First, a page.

Honoring our heroes at sea

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Honoring our heroes at sea


The ocean is the mother of all creatures, as evidenced by the French and German words for sea, “mer” and “see” respectively, which take a feminine article. But the god of the sea is male. That may have something to do with the stormy waves, which are far from the gentle, loving image of a mother. The male character of the sea is represented by Poseidon from Greek mythology and Yongwang (the Dragon King) from the Korean legend, among others. When the Vikings built a new ship, a virgin would be offered as a sacrifice to Poseidon. Similarly, the Korean folktale “Simcheongga” is about a girl who is offered to Yongwang to cure her father’s blindness.

In the Middle Ages, because of religious influence, the sacrificial offering evolved into a ship’s christening, and the shipowner would name the ship after his wife or daughter. The ritual of cutting the rope with an axe is symbolic of cutting the umbilical cord.

Many ships were named after women. Christopher Columbus set out on his expedition on the Santa Maria and returned home on the Nina. When Ferdinand Magellan completed his around-the-world voyage, the only ship in his fleet that survived the trip was the Victoria.

Modern ship names are more diverse. The Titanic signified the ship’s size, while the Queen Mary and the Queen Elizabeth are symbols of luxury.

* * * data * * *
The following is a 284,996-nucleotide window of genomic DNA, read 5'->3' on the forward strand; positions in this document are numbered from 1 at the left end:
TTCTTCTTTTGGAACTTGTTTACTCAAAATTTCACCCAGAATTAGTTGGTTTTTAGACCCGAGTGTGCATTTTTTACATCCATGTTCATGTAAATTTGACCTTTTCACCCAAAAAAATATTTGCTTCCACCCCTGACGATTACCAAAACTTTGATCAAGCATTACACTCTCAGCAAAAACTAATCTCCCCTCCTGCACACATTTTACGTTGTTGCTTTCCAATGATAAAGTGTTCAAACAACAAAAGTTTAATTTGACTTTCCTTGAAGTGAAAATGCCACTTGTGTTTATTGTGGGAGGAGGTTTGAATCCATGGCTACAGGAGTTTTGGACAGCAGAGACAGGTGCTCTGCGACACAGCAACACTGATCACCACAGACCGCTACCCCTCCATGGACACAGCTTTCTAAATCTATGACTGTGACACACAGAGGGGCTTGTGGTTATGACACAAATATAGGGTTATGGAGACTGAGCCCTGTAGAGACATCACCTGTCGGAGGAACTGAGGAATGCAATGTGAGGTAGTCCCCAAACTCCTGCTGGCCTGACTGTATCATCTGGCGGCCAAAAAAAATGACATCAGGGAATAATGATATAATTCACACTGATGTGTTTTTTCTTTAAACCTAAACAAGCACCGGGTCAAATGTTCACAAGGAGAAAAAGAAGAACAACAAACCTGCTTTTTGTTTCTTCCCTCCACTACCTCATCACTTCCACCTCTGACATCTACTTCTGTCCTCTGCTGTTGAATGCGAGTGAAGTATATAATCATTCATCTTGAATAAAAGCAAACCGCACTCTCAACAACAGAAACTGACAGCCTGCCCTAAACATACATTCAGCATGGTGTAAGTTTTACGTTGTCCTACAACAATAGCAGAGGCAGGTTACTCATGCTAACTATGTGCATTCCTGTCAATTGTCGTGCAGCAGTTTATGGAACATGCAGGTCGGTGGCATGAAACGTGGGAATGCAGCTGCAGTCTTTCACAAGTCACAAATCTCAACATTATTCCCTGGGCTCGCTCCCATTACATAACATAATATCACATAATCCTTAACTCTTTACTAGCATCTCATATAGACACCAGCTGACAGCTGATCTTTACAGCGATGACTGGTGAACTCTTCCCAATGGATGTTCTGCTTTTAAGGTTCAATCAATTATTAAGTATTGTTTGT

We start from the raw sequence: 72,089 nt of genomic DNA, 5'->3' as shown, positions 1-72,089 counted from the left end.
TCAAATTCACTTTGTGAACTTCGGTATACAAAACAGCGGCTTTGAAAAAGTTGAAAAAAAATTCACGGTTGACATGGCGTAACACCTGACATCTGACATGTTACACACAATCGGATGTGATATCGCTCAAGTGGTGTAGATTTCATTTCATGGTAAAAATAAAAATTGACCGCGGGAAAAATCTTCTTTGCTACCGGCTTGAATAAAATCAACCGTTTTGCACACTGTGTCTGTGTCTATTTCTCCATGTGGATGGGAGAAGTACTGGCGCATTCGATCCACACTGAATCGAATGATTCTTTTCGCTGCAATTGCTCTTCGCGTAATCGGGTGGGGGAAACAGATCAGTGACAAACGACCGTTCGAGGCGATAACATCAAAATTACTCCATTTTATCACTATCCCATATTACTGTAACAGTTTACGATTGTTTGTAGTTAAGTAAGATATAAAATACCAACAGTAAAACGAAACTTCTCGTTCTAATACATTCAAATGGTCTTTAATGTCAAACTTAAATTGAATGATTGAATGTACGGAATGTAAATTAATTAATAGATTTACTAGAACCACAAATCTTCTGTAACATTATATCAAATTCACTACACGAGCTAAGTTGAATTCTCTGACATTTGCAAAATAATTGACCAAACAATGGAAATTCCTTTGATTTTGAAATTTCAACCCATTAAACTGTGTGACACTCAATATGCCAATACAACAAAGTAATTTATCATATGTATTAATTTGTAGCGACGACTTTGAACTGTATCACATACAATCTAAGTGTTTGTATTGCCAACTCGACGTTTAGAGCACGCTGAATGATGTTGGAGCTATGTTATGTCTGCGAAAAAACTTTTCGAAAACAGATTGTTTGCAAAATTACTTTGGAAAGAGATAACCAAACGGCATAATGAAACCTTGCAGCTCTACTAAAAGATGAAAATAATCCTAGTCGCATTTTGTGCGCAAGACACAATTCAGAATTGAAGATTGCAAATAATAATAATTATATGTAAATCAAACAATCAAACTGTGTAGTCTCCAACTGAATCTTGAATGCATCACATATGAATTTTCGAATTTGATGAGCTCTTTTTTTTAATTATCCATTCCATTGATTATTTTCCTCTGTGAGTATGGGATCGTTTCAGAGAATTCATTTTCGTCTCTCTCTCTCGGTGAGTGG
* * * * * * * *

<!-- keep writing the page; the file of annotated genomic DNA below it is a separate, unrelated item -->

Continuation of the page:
Warships and naval vessels, however, are often named after historic figures. In Korea, the first ships of the KDX-1 and -2 series are named Gwanggaeto the Great, of the Goguryeo Kingdom, and Admiral Yi Sun-shin, of the Joseon Dynasty. The first ship of the KD-3 series is Sejong the Great.

King Gojong, the last ruler of the Joseon Dynasty, felt insulted when Western ships made military expeditions in 1866 and 1871. He wished to show off Korea’s power with the newest battleships, but the country did not have the technology to build a modern warship. In 1903, Joseon purchased a second-hand cargo ship from Japan’s Mitsui Corporation and installed four cannons. However, the ship was disarmed and became a cargo ship again when the Japan-Korea Protectorate Treaty was signed in 1905.

Destroyers and convoys, the core of today’s navy, are usually named after cities and provinces. Corvettes are named after mid-sized cities such as Cheonan. Landing boats take their names from islands and peaks, while rescue boats are named after industrial complexes. Patrol boats are named for different kinds of vultures. The patrol boat that was involved in the Second Battle of Yeonpyeong was the Chamsuri, and the high-speed boat involved in the battle was the Geomdoksuri. The sixth Geomdoksuri, which was commissioned last week, is named the Park Dong-hyeok, after the sixth soldier who died in that battle. These patriotic souls are now the guardians of the sea. Let’s pay our respects to their patriotic spirits one more time.

The writer is an editorial writer of the JoongAng Ilbo.

By Park Jong-kwon

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